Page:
Quddafi Loses His Air Force
US military advisers in Cyrenaica. Qaddafi's loses his air force
DEBKAfile Exclusive Report February 25, 2011, 1:46 PM (GMT+02:00)
1. To help the revolutionary committees controlling eastern Libyan establish government frameworks for supplying two million inhabitants with basic services and commodities;
2. To organize them into paramilitary units, teach them how to use the weapons they captured from Libyan army facilities, help them restore law and order on the streets and train them to fight Muammar Qaddafi's combat units coming to retake Cyrenaica.
3. The prepare infrastructure for the intake of additional foreign troops. Egyptian units are among those under consideration.
Click here for first debkafile report of Feb. 21 on the Cyrenaica insurgency.
Qaddafi was shaken up badly Friday, Feb. 25, when many of his air force commanders decided to no longer obey his orders or those of his commanders, debkafile's exclusive military sources report. This loss deprived him at one stroke of one of the key pillars sustaining his fight for survival against the opposition since Sunday, Feb. 20. It means he is short of an essential resource for recapturing the eastern half of the country where half of Libya's oil wealth and its main oil export terminals are situated.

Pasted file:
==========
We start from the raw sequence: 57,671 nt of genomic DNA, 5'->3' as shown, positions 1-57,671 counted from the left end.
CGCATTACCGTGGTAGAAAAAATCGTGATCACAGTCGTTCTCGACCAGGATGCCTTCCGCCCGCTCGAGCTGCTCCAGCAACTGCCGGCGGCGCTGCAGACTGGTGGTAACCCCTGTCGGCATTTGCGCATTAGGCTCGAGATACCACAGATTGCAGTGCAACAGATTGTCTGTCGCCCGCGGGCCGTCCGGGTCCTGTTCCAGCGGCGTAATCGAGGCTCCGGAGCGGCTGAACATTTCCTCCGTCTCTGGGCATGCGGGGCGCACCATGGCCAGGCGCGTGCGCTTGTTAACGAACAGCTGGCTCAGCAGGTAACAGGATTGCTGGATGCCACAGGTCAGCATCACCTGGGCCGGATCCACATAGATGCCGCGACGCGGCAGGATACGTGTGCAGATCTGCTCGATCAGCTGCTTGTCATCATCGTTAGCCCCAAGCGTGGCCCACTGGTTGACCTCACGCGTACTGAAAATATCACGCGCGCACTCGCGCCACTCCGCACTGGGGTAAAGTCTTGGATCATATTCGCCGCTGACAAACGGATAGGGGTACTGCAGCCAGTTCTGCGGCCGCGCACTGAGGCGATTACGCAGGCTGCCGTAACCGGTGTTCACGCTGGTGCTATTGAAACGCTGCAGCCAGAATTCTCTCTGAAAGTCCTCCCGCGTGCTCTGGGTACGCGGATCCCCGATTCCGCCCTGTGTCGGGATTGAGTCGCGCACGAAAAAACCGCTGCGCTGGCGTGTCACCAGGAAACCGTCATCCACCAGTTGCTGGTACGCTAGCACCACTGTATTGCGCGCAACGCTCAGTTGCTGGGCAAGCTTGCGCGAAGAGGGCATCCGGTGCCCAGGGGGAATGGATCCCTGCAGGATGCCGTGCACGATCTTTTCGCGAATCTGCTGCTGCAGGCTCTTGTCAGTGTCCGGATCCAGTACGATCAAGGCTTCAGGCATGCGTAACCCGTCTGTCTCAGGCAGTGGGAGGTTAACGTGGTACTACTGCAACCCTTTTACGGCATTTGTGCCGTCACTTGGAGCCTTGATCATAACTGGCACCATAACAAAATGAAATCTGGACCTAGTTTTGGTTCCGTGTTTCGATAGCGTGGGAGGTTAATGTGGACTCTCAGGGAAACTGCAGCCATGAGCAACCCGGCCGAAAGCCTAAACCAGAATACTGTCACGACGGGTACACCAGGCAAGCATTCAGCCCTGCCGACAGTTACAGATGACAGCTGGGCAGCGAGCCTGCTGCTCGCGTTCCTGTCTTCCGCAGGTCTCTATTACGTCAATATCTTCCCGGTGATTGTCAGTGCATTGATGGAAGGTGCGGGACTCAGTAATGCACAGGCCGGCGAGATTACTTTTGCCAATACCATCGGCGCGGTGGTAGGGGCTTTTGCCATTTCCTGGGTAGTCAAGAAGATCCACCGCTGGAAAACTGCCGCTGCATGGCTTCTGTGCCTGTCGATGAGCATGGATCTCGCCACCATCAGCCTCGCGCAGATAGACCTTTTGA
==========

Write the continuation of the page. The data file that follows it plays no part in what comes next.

Friday, NATO Council and the UN Security Council meet in separate emergency sessions to consider ways to halt the bloodletting in Libya and punish its ruler Qaddafi for his violent crackdown of protesters.
debkafile reported on Feb. 22: The 22,000-strong Libyan Air Force with its 13 bases is Muammar Qaddafi's mainstay for survival against massive popular and international dissent. The 44 air transports and a like number of helicopters swiftly lifted loyal tribal militiamen fully armed from the Sahara and dropped them in the streets of Tripoli Monday Feb. 21.
Thursday Qaddafi launched an offensive to wrest the coastal towns around Tripoli from rebel hands. Our military sources report that tanks pounded opposition positions in the towns of Misrata, 25 km to the east of Tripoli and Zawiya, 30 km west of the capital, under the command of Gen. Khweldi Hamidi, a Qaddafi kinsman.
In a bloody battle, the insurgents ousted Qaddafi's forces from Misrata, but his troops broke through to Zawiya and captured the town at great loss of life. There are no reliable casualty figures but hundreds are believed to have been killed Thursday on both sides.
Later that day, the insurgents of Cyrenaica announced they were firmly in control of the region including Libya's main export oil terminal in Benghazi, the country's second largest town. Whether or not they decide to block the fuel supplies coming from Qaddafi-ruled areas, their seizure of the facility alone was enough to send oil prices shooting up again on world markets.
Thursday night, Brent crude went for $117 the barrel in London and $103 in New York.
In a 30-minute telephone interview Thursday night, Qaddafi again charged that Al Qaeda and the Muslim Brotherhood had instigated the protest uprising in Libya. He warned that the fall of Cyrenaica would open Libya to the establishment of a Muslim jihadi and radical rear base for attacks on Europe and incursions into Egypt.